Geoff the otter reunited with his family

Geoff, an Asian short-clawed otter that escaped from Durrell Wildlife Park in December last year, has been reunited with his family.

He was on the loose for five weeks. Geoff was secured in the St Catherine’s Woods in mid-January and was brought back to Durrell Wildlife Park. Geoff has been in Durrell’s quarantine facilities since then.

Following Geoff’s 30-day mandatory quarantine, all of the tests came back negative. This gave us the green light to start getting things ready for the reintroduction. Asian short-clawed otters are very social animals and we were very keen to reunite Geoff with his family as soon as possible.

However, plans to reunite Geoff were delayed by some urgent repair work to drains next to the otter enclosure. Keepers at Durrell decided to postpone the reintroduction until the work was complete and the area was quiet and calm again.

Finally, this morning we were able to reunite Geoff with the rest of his family.


Senior Mammal Keeper Chris Davies explains how it went. “As soon as we put Geoff’s crate in the corral area, his family ran up to the connecting tunnel squeaking in an inquisitive manner. Geoff’s dad Bulan was the first through and immediately ran up to Geoff, touching noses and reaching through to touch Geoff, who squeaked back and put his hands through in return. Eventually all the family went into the corral area and were making excited vocalisations and touching noses with Geoff.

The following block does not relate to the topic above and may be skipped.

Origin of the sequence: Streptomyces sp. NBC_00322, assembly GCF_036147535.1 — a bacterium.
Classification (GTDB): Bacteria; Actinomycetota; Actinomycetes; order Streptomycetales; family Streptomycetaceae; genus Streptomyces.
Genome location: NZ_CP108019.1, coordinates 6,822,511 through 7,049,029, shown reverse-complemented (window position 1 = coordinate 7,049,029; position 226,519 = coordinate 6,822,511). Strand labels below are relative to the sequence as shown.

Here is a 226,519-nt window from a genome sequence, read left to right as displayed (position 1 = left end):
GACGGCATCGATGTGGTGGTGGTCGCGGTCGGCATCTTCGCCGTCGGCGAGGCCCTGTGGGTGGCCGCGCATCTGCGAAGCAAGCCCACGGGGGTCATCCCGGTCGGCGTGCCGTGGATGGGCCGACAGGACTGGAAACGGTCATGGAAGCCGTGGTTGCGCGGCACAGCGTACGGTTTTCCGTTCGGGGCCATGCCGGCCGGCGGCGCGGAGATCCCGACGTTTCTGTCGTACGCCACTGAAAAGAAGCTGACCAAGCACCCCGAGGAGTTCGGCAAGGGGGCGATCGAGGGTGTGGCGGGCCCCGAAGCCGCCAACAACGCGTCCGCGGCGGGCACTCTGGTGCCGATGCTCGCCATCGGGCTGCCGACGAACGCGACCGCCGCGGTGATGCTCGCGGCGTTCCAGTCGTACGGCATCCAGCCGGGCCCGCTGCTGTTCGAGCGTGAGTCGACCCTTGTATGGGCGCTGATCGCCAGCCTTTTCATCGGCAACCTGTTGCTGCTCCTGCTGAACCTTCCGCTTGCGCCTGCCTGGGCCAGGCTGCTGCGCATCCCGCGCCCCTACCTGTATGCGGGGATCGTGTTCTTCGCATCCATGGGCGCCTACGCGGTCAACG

After half an hour of this initial interaction without any aggression, the crate was opened up. We scattered lots of food around as a distraction, which worked perfectly. The whole family began eating together and making contact noises. They appeared very happy to be back together.”

Keepers were concerned that Geoff would be seen as a rival and rejected by the family, but so far, Chris Davies days things have gone very smoothly.

“There was an occasional “snarl” from Geoff’s sisters, Abi and Ollie, but Geoff immediately rolled onto his back in a submissive pose and all was fine. For the rest of the day, we will keep a close eye on the group, but from the initial interactions, it is all looking good. Everyone is behaving as if Geoff had never left and they are all running around, swimming and enjoying the Spring sunshine together. Obviously this is the first day back and we will have to monitor the situation closely over the next few days, but I couldn’t be happier with how it has gone today.”

Otter families in the wild mark out their territories using group scat piles, stamping it into the ground and smearing it around with their tails, which Geoff has been taking part in. This is a great sign that Geoff’s family has accepted him back as one of their own.

Durrell would like to thank the public for their help with Geoff over the last few months and their obvious enthusiasm and interest in his plight. He is now back where he belongs with his family and is looking forward to greeting any visitors to Durrell and spending quality play time with his family.